An article in Saturday's Business section misstated the relationship between Bankers Trust Co. and National Westminster Bank USA, a New York subsidiary of London-based National Westminster Bank PLC. The loans to Donald Trump help by National Westminster, which National Westminster said are "substantially" less than $200 million, were not purchased from Bankers Trust. (Published 8/21/90)

Donald J. Trump, still struggling to keep his real estate, airline and casino empire afloat, is hitting fresh snags as he nears final agreement with his bankers over a multimillion-dollar rescue plan.

The latest potential pitfall emerged yesterday afternoon when reports began circulating that one of his key lenders, National Westminster Bank of England, was threatening to back out of an agreement tentatively reached weeks ago by Trump's seven major bankers. National Westminster, which holds $200 million in loans to Trump, denied the reports, as did Trump and Bankers Trust Co., which sold the loans to the British bank.

"We've talked with {National Westminster} several times today on a variety of matters and have no reason to believe that they are considering withdrawing from the transaction," said Joseph A. Mangello Jr., executive vice president and chief credit officer of Bankers Trust. "We would be very surprised if they did."

But sources close to the major lenders insisted the British bank was suddenly balking at the rescue plan. Bankers have said that if any one of the seven major lenders backs out, the entire deal would unravel.

Under the rescue agreement, Trump's major lenders -- a group that includes Citicorp, Chase Manhattan Corp. and Manufacturers Hanover Corp. -- would lend Trump $65 million on top of the $2 billion he already owes them. The new loans, coupled with a suspension of interest payments on half of the old debt, would be used to help Trump prop up his sagging portfolio of properties.

Reports that National Westminster might be wavering came hours after New Jersey's Casino Control Commission decided it would postpone until Tuesday a vote on whether to approve Trump's financial restructuring plan.

Acting casino commission chairwoman Valerie Armstrong said the panel needed more time to review the more than 2,500 pages of documents detailing the $65 million emergency package agreed to in June.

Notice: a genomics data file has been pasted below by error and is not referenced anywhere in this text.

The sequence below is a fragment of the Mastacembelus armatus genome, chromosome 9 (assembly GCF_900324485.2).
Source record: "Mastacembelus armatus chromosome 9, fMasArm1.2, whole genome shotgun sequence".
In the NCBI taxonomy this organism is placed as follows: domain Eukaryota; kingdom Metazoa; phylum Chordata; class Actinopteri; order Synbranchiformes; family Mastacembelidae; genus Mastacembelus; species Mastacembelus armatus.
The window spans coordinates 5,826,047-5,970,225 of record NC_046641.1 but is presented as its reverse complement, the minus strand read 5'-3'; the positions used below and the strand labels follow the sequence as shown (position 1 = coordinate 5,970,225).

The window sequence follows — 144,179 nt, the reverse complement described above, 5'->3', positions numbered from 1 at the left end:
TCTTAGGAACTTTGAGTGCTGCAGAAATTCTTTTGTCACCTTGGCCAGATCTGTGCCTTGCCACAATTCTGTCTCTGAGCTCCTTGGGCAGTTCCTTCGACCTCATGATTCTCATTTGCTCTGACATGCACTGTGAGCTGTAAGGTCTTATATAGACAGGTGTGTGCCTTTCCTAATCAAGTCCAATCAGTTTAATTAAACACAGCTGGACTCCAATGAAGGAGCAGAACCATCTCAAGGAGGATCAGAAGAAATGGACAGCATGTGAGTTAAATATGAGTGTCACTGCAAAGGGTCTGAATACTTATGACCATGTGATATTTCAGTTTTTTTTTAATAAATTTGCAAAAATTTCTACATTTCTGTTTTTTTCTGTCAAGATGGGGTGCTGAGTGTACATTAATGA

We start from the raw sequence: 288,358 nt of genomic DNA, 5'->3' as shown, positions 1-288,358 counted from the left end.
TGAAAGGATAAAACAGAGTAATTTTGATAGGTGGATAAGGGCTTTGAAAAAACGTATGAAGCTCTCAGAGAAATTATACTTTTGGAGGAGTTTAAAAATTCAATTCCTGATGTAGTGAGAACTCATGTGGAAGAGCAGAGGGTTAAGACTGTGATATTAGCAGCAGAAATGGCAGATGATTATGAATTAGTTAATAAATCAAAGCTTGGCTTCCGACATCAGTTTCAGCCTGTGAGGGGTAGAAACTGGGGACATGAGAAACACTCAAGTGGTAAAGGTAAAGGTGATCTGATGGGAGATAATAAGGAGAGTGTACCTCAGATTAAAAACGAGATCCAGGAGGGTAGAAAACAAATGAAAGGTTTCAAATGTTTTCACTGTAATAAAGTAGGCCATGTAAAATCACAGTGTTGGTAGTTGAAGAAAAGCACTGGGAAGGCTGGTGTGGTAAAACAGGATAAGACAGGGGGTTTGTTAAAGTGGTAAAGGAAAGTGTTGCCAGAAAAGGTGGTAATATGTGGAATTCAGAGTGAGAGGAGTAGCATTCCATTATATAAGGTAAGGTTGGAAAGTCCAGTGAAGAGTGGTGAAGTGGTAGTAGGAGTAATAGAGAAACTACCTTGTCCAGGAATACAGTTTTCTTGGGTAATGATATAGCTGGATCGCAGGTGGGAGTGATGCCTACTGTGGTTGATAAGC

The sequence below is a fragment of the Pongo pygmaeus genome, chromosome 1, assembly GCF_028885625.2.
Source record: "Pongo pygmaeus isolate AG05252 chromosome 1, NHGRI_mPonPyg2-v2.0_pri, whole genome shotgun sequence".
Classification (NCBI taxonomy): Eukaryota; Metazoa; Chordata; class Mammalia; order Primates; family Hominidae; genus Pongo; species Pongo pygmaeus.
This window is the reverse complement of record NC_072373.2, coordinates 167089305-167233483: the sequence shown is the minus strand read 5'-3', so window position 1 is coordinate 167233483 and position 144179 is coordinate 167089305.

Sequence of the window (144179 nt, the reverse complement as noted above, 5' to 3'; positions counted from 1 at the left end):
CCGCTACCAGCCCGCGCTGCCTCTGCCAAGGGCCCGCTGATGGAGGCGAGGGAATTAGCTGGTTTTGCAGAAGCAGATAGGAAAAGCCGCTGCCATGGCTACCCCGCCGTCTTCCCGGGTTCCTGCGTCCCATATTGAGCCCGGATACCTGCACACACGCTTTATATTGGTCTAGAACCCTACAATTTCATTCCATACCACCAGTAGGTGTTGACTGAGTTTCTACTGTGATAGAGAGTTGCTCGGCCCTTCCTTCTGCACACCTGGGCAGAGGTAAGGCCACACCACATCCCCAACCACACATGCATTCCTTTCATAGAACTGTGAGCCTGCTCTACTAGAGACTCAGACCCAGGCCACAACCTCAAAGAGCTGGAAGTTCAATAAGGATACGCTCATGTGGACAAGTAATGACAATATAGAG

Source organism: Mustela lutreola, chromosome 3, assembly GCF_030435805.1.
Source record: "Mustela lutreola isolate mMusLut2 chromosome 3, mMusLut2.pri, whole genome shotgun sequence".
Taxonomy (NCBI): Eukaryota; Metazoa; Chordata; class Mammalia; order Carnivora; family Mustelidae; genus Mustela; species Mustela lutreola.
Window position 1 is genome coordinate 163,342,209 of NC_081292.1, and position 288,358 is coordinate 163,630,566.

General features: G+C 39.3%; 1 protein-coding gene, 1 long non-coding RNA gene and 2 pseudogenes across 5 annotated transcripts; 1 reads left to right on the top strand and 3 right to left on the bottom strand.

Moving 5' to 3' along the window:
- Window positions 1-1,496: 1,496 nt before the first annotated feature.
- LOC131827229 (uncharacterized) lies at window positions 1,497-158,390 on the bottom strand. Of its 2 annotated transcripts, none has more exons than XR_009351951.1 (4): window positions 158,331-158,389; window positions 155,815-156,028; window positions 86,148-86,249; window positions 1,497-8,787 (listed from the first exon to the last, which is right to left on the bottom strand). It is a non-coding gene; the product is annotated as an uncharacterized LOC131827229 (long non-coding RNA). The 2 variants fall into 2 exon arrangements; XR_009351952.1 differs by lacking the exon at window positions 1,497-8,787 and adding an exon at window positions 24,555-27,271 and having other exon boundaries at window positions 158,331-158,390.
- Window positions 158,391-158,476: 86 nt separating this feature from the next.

The delay in the vote in turn delayed a formal agreement among the bankers, who had planned to sign documents cementing the Trump rescue plan over the weekend. The bankers and Trump yesterday said they will probably go ahead and sign the papers, even though the plan legally will not take effect without the commission's approval.

The commission's approval is necessary because it must authorize any new owners of a casino. The banks could conceivably become new casino owners since Trump has agreed to pledge his three Atlantic City casinos as collateral for the new loans.

As part of their presentation to the New Jersey gaming commission, Trump's army of advisers submitted a report prepared by the accounting firm of Kenneth Leventhal & Co. The document confirms publicly what Trump's bankers have admitted privately for some time: Trump probably owes more than he is worth -- perhaps $295 million more, according to a worst-case scenario offered by Leventhal.

The report also includes Trump's own estimate of his worth, which by his reckoning comes to $1.4 billion. But with Trump's bankers and advisers on record as viewing his financial value at less than zero, the report underscores the gamble lenders are making in extending Trump new funds.

The biggest obstacle to Trump's financial salvation is neither the banks nor the gaming commission, but a slumping economy and doggedly sluggish gambling industry.

The Trump Castle casino lost $8.4 million in the first three months of 1990, according to the New Jersey commission, and the Trump Plaza casino lost $3.7 million in the first three months of 1990, a commission spokesman said. She said it is too early to predict the success of the Taj Mahal Casino Resort, which Trump opened in April amid much fanfare.

The rescue package settles for the time being how Trump will handle the $2 billion he owes his bankers. Still undecided, however, is what will happen to $1 billion in bonds held by investors in his casinos.

Trump, who became uncharacteristically quiet when his troubles first surfaced last spring, seemed to be back to his old self yesterday, dismissing the setbacks as minor and temporary and expressing optimism that the commission would vote in his favor, the rescue package would kick in and his empire would weather the economic downturn spreading down the East Coast.

"People became eternal optimists," Trump said, in explaining the climate of the 1980s, when he fell into trouble. "That's the nature of a developer."

Now, Trump said he is more realistic. "I think things in the economy will stay bad for a while," he said. "I think interest rates are too high and credit is too high. As far as the Trump organization goes, we'll survive and come out stronger than ever before."